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GROTON — Along the hills of Groton’s Hillbrook Orchard, the sounds of our colonial roots took hold as local people participated in a “shape note” sing during the recent Civil War re-enactment. What started as a small collection of curious people soon snowballed into a chorus of voices.

Shape note singing was extremely popular in New England in the 1800s as an accessible way for the masses to produce more complex harmonic pieces. An a cappella method of singing, (meaning sung without instruments other than voices and sometimes feet), shape note singing — also termed “fa-sol-la” or “Sacred Harp” singing — allowed rural people to incorporate harmony into their hymns without musical training.

As explained by Allison Schofield, the leader for the hour, this music was readily enjoyed during Civil War times by young people. Civil War-era parents were concerned about the levity and social nature of the singing event, apparently believing that hymns should be sung seriously. Hearing this, one local participant asked Schofield, “You mean this was the rock and roll of the day?” which elicited a chuckle from the rest of the crowd.

In modern times, traditional choirs line up in sections to face the audience or congregation. From the time of shape note singing’s invention in Newburyport, Mass., until now, there has been no such distinction between the singers and audience — everyone sings.

As Bill Holt, an experienced Sacred Harp singer from Watertown, Mass., explained, “What moves me at this (kind of musical experience) more than any other is that this is singing with people; not for people.”

So on Saturday, July 14, next to the brown barn at the base of the orchard, people sat in what is called a “hollow square” formation. The altos (all female) sat across the square from the lead singers (both male and female). The all-male basses sat across from the male and female treble singers. In the center, the leader passed out the music.

The sheet music for shape note singing looks like a cross between standard notes on a staff and a geometry lesson. Each note is displayed in one of four shapes: Triangle, rectangle, circle and diamond. These shapes give an added signal as to which note to sing and they indicate that the song may be sung in any key. Rather than the seven musical syllables made popular in “The Sound of Music,” shape note singing uses only four syllables — fa, sol, la and mi. Through the added cues and the ability to move the song into a comfortable key for the congregation, this unique presentation of music was designed for a population which hadn’t time or means for musical training.

Jenna Strizak is an avid shape note singer who happily traveled from Greenfield, Mass., to attend the event. She explained that she came upon Sacred Harp singing with no ability to read music and yet today she anchored the alto section.

“I learned to read music from the shapes,” she explained. “When someone brings standard music to a shape note sing, I am lost. But using this music, I can read through the alto part with only a couple of errors.”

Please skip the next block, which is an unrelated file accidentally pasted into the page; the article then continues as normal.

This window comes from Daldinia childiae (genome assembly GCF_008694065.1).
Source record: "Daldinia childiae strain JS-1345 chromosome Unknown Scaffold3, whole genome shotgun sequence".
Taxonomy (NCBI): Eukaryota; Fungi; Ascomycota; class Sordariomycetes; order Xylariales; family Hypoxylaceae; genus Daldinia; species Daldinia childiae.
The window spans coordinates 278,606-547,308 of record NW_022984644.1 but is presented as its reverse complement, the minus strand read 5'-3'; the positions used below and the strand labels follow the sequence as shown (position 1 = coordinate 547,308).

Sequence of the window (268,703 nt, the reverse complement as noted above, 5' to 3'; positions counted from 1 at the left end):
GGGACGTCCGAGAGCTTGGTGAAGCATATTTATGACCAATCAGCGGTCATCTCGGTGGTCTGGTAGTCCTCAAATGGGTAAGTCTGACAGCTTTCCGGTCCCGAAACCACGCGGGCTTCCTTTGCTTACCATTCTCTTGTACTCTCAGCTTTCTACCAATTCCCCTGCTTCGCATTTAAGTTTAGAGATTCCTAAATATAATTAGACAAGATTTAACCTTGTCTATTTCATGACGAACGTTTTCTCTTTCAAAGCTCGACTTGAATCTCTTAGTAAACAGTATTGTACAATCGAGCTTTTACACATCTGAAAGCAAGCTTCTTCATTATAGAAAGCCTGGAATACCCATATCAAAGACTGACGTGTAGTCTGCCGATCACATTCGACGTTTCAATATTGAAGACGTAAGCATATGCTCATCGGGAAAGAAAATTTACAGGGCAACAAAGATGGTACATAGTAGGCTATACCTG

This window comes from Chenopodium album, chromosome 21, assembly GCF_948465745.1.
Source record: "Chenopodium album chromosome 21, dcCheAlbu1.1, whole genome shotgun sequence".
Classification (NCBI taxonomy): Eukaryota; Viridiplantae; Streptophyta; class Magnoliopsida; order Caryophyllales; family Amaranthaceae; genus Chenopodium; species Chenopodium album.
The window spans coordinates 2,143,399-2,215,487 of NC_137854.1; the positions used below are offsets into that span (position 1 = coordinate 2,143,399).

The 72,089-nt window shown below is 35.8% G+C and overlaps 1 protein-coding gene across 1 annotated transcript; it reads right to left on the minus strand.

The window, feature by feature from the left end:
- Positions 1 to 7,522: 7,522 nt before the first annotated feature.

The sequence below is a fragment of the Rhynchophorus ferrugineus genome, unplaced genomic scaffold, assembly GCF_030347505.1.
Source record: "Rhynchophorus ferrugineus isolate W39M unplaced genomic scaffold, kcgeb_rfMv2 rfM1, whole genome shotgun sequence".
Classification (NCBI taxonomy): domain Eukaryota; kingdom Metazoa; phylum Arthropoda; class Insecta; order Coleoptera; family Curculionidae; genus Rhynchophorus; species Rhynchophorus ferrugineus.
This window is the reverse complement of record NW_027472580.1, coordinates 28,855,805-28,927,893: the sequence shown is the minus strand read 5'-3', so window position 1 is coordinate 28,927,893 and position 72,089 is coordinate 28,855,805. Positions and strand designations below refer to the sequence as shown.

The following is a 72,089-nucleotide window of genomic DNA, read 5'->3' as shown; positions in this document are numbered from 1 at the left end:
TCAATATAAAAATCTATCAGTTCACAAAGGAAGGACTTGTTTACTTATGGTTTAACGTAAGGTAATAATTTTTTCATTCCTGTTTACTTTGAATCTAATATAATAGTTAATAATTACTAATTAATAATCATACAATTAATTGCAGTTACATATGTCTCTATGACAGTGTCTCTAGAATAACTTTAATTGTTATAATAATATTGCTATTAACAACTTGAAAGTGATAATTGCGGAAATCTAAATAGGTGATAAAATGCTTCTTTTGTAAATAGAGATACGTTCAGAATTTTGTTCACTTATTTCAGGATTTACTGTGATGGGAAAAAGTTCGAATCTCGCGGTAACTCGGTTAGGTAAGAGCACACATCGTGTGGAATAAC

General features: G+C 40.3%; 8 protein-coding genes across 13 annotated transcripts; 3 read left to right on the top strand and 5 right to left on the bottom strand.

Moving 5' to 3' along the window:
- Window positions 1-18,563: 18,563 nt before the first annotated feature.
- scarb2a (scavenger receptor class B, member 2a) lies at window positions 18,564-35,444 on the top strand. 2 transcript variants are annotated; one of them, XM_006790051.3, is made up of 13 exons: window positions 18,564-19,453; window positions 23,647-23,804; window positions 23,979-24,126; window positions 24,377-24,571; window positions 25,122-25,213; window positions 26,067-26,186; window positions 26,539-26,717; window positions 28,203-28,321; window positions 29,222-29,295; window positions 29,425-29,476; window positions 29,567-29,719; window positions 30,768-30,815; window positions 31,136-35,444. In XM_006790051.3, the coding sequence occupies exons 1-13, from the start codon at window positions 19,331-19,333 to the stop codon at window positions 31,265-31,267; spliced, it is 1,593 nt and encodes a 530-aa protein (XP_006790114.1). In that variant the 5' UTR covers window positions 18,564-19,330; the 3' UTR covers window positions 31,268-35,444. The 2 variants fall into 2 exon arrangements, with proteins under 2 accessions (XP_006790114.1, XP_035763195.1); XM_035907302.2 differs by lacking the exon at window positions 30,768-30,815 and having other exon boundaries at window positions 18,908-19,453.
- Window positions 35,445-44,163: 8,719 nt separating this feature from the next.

After Schofield explained the shapes, she led the group by simply and clearly drawing the rhythm with her hand — without the flourish used in standard conducting. At her instruction, the group sang through the melody line using the four syllables. She followed the same process in each song for every singing part — the whole group sang the part together, using the syllables instead of the words for ease in memorization. When she deemed the group ready, they sang through the piece with each side of the square singing their own lines.

Often today, in a hymn-singing church, people will quietly and reverently sing out of the book in front of them. As Schofield explained, at a Sacred Harp sing, the goal is to “honestly open up and not hold back” — singing out the notes rather than blending unassumingly into the crowd. There is still a balance to be met between individuality and the collective group, but people are expected to use their full, natural voice.

For Groton resident and participant Pete Jeffrey, the result was very non-judgmental. “Everybody fellowshipped together and just sang praises. There was a feeling of community, where you wouldn’t usually expect to feel that.” His daughter, 13-year-old Elizabeth Jeffrey expounded, “It was kind of old-fashioned, social and not so strict — it was really cool.”

Shofield later explained why she would drive from Chatham, N.Y., for a one-hour event. For her, the sings are all about “sharing across the ages” and being able to “unexpectedly connect with people you might otherwise think you have nothing in common with.”

She travels to the Southern states for larger Sacred Harp sings and loves spending the day with a cross-section of people — from young, city-dwelling Northerners to rural, elderly Southern folk — each of them focused not on performance but on “submitting your will to the collective experience.”

For more information on fa-sol-la or shape note singing, including events in the Boston area, visit www.fasola.org/singings.